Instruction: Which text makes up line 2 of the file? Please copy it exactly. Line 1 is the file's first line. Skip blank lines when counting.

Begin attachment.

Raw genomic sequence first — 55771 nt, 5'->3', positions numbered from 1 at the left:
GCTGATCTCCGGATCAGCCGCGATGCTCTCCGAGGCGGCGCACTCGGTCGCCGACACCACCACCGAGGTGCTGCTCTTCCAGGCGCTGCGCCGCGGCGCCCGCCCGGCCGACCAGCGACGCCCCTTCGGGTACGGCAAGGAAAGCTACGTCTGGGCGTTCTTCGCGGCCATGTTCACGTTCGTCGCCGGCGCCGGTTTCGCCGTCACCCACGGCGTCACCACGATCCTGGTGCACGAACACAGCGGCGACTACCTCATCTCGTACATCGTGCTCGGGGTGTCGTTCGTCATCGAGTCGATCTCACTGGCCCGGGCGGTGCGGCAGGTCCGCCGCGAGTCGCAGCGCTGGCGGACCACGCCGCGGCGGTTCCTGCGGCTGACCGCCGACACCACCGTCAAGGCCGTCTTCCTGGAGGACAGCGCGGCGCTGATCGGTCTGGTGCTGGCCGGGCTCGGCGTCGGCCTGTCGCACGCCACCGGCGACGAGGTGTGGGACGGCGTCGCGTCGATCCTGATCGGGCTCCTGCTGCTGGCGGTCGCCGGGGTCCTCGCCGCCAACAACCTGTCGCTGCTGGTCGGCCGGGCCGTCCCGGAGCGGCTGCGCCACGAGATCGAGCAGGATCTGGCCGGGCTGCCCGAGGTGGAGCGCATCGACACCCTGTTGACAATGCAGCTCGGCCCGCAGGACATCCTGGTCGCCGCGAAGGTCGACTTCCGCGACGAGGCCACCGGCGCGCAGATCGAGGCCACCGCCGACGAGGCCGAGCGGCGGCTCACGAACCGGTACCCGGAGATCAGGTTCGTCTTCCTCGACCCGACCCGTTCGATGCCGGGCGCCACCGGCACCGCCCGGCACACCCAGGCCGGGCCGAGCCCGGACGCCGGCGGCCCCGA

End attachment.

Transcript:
GCTGATCTCCGGATCAGCCGCGATGCTCTCCGAGGCGGCGCACTCGGTCGCCGACACCACCACCGAGGTGCTGCTCTTCCAGGCGCTGCGCCGCGGCGCCCGCCCGGCCGACCAGCGACGCCCCTTCGGGTACGGCAAGGAAAGCTACGTCTGGGCGTTCTTCGCGGCCATGTTCACGTTCGTCGCCGGCGCCGGTTTCGCCGTCACCCACGGCGTCACCACGATCCTGGTGCACGAACACAGCGGCGACTACCTCATCTCGTACATCGTGCTCGGGGTGTCGTTCGTCATCGAGTCGATCTCACTGGCCCGGGCGGTGCGGCAGGTCCGCCGCGAGTCGCAGCGCTGGCGGACCACGCCGCGGCGGTTCCTGCGGCTGACCGCCGACACCACCGTCAAGGCCGTCTTCCTGGAGGACAGCGCGGCGCTGATCGGTCTGGTGCTGGCCGGGCTCGGCGTCGGCCTGTCGCACGCCACCGGCGACGAGGTGTGGGACGGCGTCGCGTCGATCCTGATCGGGCTCCTGCTGCTGGCGGTCGCCGGGGTCCTCGCCGCCAACAACCTGTCGCTGCTGGTCGGCCGGGCCGTCCCGGAGCGGCTGCGCCACGAGATCGAGCAGGATCTGGCCGGGCTGCCCGAGGTGGAGCGCATCGACACCCTGTTGACAATGCAGCTCGGCCCGCAGGACATCCTGGTCGCCGCGAAGGTCGACTTCCGCGACGAGGCCACCGGCGCGCAGATCGAGGCCACCGCCGACGAGGCCGAGCGGCGGCTCACGAACCGGTACCCGGAGATCAGGTTCGTCTTCCTCGACCCGACCCGTTCGATGCCGGGCGCCACCGGCACCGCCCGGCACACCCAGGCCGGGCCGAGCCCGGACGCCGGCGGCCCCGA